A national study of the efficiency of hospitals in urban markets
Ozcan, Y. A. L., R.D. (1993). A national study of the efficiency of hospitals in urban markets. [Journal Article]. Health Services Research, 27(6), 719.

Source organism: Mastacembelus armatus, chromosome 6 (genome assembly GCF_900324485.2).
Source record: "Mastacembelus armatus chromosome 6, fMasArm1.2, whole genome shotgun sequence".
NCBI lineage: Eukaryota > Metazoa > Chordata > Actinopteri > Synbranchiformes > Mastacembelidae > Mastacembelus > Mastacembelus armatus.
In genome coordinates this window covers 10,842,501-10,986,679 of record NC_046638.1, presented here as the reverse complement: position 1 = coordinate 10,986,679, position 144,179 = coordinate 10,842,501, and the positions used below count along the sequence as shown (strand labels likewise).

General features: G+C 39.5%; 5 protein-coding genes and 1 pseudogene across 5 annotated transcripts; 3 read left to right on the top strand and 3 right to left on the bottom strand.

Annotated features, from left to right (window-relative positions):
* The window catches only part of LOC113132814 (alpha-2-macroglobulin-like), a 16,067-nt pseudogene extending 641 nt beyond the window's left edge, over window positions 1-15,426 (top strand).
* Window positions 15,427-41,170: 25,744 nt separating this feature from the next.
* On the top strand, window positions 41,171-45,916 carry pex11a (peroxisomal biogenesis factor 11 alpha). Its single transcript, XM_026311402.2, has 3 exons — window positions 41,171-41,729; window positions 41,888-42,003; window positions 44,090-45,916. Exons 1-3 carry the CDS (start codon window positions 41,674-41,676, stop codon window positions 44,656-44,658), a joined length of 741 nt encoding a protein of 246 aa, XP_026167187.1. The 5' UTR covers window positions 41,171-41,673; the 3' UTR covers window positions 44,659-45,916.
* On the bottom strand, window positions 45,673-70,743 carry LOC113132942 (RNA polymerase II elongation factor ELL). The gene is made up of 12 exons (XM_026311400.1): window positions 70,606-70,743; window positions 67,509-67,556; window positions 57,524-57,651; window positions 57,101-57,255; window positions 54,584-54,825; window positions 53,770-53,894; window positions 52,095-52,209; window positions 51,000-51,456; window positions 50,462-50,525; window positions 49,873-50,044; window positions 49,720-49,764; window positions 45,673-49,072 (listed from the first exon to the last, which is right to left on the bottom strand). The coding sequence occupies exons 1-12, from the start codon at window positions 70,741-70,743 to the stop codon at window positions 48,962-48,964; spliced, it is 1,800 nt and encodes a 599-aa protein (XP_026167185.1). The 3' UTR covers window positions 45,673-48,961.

Using a sample of 3,000 urban hospitals, this article examines the contributions of selected hospital characteristics to variations in hospital technical efficiencies, while it accounts for multiple products and inputs, and controls for local environmental variations. Four hospital characteristics are examined: hospital size, membership in a multihospital system, ownership, and payer mix (managed care contracts, percent Medicare, and percent Medicaid). Ownership and percent Medicare are consistently found to be related significantly to hospital efficiency. Within the ownership variable, government hospitals tend to be more efficient and for-profit hospitals less efficient than other hospitals. Higher percentages of Medicare payment are negatively related to efficiency. While not consistently significant across all five of the MSA size categories in which the analyses are conducted, possession of managed care contracts, membership in a multihospital system, and size all are consistently related positively to hospital technical efficiency. These variables are also all significant when the hospitals are examined in a combined analysis. Percent Medicaid was not significant in any of the analyses. Implications for policy and the need for methodological work are discussed.